Manhattanville College’s MFA program in pleased to celebrate the 30th Anniversary of its Summer Writers’ Week from June 24-28, 2013.
Summer Writers’ Week offers writers an opportunity to spend an intensive week working closely with some of the country’s finest writers and teachers of writing. Enjoy workshops in Fiction, Poetry, Creative Nonfiction (Memoir/Autobiography), and Children’s/Young Adult Writing.
Here’s what participants had to say about last year’s Summer Writers’ Week:
Writers at all stages of development, novice to experienced, sign up for one of five workshops that meet for three hours every morning. This year we have an exceptional group of workshop teachers for Summer Writers’ Week:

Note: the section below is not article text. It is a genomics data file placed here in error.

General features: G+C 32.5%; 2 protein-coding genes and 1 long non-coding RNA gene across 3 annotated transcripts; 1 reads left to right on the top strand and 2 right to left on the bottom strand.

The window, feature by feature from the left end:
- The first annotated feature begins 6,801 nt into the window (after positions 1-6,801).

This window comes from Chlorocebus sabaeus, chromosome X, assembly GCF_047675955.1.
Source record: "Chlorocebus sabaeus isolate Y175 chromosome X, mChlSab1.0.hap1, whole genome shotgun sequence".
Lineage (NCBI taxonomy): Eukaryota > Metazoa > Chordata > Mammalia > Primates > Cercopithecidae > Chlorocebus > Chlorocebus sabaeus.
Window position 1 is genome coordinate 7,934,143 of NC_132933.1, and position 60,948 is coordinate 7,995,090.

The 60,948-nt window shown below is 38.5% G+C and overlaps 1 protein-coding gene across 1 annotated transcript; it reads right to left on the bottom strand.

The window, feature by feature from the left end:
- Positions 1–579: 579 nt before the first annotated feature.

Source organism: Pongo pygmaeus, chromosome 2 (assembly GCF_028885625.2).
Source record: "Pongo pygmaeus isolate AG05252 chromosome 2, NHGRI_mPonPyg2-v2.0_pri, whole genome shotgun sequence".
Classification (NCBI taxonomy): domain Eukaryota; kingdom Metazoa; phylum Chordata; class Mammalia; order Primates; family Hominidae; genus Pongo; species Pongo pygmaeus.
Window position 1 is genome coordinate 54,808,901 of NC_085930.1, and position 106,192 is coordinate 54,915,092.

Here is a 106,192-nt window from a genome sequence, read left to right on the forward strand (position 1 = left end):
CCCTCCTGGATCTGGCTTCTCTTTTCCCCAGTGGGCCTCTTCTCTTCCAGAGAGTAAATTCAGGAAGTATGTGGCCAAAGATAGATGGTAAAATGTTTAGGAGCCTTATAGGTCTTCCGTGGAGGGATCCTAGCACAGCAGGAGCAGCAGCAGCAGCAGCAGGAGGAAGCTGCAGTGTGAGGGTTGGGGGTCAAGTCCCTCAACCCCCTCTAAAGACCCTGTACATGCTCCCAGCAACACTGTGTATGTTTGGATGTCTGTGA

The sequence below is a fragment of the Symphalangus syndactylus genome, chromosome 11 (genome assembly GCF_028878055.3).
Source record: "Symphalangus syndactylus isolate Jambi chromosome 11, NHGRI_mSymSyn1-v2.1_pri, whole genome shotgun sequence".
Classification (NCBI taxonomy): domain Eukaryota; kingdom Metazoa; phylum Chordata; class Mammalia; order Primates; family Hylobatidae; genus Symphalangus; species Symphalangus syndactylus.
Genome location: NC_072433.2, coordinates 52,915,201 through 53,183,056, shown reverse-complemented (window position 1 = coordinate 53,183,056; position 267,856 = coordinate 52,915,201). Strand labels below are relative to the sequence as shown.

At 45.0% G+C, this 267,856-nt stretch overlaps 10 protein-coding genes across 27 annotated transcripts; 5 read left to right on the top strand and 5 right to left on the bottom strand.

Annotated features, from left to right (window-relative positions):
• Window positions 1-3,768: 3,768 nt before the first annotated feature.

FICTION: Karen Yamashita (National Book Award finalist, 2010)
FICTION: Tayari Jones
CHILDREN’S/YOUNG ADULT: Thanhha Lai (National Book Award winner, 2011)
POETRY: Kazim Ali
CREATIVE NONFICTION/MEMOIR/AUTOBIOGRAPHY: William Ayers
Summer Writers’ Week at Manhattanville College also features keynote readings and book signings by each of our guest faculty; afternoon “Master Classes” that focus on a particular aspect of the creative process; our annual “Agents & Editors” panel with panelists from some of New York’s most well-respected literary agencies; “Tweet This!,” a roundtable discussion on the best uses of social media for authors; and a special “Speed Submissions competition hosted by Chris Fischbach, the publisher of Coffee House Press. Summer Writers’ Week concludes with a reading by student writers who have participated in the week-long workshops.
Keep up to date on all the news from Summer Writers’ Week by following our Facebook page.
Aspiring writers who want to create new work or refine a project already in progress join seasoned writers and MFA students from Manhattanville.